Companion to British and American Poetry

Fra Lippo Lippi by Robert Browning: Summary

'Fra Lippo Lippi' is the one of the most popular of Browning's monologues. The subject, Brother Lippi, was a monk and painter of Renaissance Italy. He was one of the first painters in the naturalist school. He is here made to voice many of Browning's ...More

My Last Duchess by Robert Browning: Analysis

My Last Duchess has been admired for its theme as well as style. Browning's purpose in creating the Duke is to make a statement about the comparative values of sophistication and naturalness. The whole poem is but the visible part of the iceberg, but ...More


Elegy Written in a Country Churchyard by Thomas Gray: Summary and Analysis

Gray's Elegy Written in a Country Churchyard is composed in quatrains, where the first line rhymes with the third, and the second with the fourth. Elegiac poetry is mostly written in abab form. The last three stanzas of the poem have been written in ...More

Satirical Analysis of Mac Flecknoe and Absalom and Achitophel by John Dryden

Dryden, who was the greatest literary figure of the Restoration period achieved remarkable success in almost every class of literature, and in his work we have an excellent reflection of the second half of the 17th century. He was a famous dramatist, ...More


Dryden’s Mac Flecknoe as a Mock-heroic Poem

In Mac Flecknoe, Dryden practically invented, as far as English literature is concerned, the mock-heroic poem. Spenser's Muiopotmos and Drayton's Nymphidia are earlier examples, but they are purely and delightful exercises of fancy, and do not have t ...More

Absalom and Achitophel by John Dryden: Analysis

The supreme merit of Absalom and Achitophel lies beyond doubt in its superb gallery of satiric portrayal of characters. His portraits shine with carefully detailed descriptions, and all such descriptions do not transgress the limits of moderation and ...More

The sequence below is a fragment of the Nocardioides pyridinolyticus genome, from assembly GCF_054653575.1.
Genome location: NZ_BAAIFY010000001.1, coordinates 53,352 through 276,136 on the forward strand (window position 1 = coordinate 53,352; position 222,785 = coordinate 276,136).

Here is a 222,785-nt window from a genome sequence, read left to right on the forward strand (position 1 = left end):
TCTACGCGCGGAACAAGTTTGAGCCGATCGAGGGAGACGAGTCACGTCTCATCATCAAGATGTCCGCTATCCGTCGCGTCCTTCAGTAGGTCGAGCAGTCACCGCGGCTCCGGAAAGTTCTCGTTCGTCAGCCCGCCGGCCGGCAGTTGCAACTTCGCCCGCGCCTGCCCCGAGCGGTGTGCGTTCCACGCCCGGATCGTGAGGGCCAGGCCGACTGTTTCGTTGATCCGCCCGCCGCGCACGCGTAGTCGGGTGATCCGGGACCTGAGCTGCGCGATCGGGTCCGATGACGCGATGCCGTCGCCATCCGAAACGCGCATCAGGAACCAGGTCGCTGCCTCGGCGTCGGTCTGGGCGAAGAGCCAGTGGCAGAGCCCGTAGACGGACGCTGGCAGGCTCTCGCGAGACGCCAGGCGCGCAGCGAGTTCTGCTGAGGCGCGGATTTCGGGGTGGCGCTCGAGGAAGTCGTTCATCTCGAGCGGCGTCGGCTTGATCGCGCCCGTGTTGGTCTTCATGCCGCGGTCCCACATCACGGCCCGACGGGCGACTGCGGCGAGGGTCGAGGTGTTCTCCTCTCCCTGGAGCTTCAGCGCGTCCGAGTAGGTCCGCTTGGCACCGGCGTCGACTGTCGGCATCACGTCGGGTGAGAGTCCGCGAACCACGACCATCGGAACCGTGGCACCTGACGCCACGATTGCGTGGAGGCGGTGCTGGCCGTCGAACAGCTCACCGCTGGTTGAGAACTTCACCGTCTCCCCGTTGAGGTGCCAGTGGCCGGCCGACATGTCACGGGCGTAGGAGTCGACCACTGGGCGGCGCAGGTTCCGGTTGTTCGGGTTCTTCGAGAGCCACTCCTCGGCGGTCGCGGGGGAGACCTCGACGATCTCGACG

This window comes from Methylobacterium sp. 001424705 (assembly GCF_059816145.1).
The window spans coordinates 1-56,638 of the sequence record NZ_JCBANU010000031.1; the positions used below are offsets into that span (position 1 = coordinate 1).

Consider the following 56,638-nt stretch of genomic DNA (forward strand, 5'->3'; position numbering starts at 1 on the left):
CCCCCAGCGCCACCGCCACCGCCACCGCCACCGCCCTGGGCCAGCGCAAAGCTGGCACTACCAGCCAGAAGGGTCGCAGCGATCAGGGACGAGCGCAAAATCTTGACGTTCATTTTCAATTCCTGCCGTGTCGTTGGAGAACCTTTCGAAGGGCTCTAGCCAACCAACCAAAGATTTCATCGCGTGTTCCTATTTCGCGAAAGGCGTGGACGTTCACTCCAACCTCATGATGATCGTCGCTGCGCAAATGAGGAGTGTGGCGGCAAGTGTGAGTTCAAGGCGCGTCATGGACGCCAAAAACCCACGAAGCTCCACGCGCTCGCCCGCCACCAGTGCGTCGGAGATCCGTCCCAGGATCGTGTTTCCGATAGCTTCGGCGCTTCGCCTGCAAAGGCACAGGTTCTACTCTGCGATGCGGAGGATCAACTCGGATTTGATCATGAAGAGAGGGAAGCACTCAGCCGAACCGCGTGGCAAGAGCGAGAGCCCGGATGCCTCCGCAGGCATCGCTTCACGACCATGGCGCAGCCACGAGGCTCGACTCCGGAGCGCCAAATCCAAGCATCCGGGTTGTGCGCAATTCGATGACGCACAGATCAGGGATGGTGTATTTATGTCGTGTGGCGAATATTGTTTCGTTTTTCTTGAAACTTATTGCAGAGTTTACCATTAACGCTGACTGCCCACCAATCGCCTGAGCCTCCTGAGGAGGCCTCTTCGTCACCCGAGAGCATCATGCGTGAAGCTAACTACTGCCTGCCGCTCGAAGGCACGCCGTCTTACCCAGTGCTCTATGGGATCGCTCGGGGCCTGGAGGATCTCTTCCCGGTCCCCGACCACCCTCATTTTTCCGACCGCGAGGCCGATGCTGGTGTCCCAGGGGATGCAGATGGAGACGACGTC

The day came slow-till Five o'clock by Emily Dickinson: Summary and Analysis

This poem is one of the beautiful and startling descriptions of a sunrise. The beauty, brilliance and freshness of the sunrise is described in terms of the sparkle and glitter of the rubies, topazes and flashing light from the musket. Emily Dickinson ...More

Bring me the sunset in a cup by Emily Dickinson: Summary and Analysis

Bring me the sunset in a cup is one of the finest poems on Nature by Emily Dickinson. It is one of the typical poems of Dickinson displaying her approach to nature and its rich, vibrant and enigmatic sun setting in the evening. She depicts her immens ...More


I like a look of Agony by Emily Dickinson: Summary and Analysis

This small poem tells us about the agonized looks of a sufferer and finally about the agony of death. The look of agony is real because it cannot be imitated. On the contrary, men may simulate a look of cheerfulness. The agony of the dying man and th ...More

To fight aloud, is very brave by Emily Dickinson: Summary and Analysis

Emily Dickinson describes the predicament of man in terms of the fight. The images in the poem are from war. Emily Dickinson's tragic sense is vividly reflected in the poem. The poet celebrates the heroism of unnoticed inner clash.More


Browse by Poets

        Alexander Pope

        Alfred Lord Tennyson

        Allen Ginsberg

        Andrew Marvell

        Christina Georgina Rossetti

        David Herbert Lawrence

        Derek Walcott

        Dylan Thomas

        Edgar Allan Poe

        Edward Estlin Cummings

        Edwin Arlington Robinson

        Gerard Manley Hopkins

        Gwendolyn Brooks

        John Donne

        John Dryden

        John Keats

        John Milton

        Langston Hughes

        Margaret Atwood

        Matthew Arnold

        Paul Simon

        Percy Bysshe Shelley

        Philip Larkin

        Rabindranath Tagore

        Ralph Waldo Emerson

        Robert Browning

        Robert Frost

        Roy Campbell

        Rupert Brooke

        Samuel Taylor Coleridge

        Seamus Heaney

        Sylvia Plath

        Ted Hughes

        Theodore Roethke

        Thomas Sterne Eliot

        Wallace Stevens

        Wilfred Owen

        William Blake

        William Butler Yeats

        William Wordsworth

        Wystan Hugh Auden

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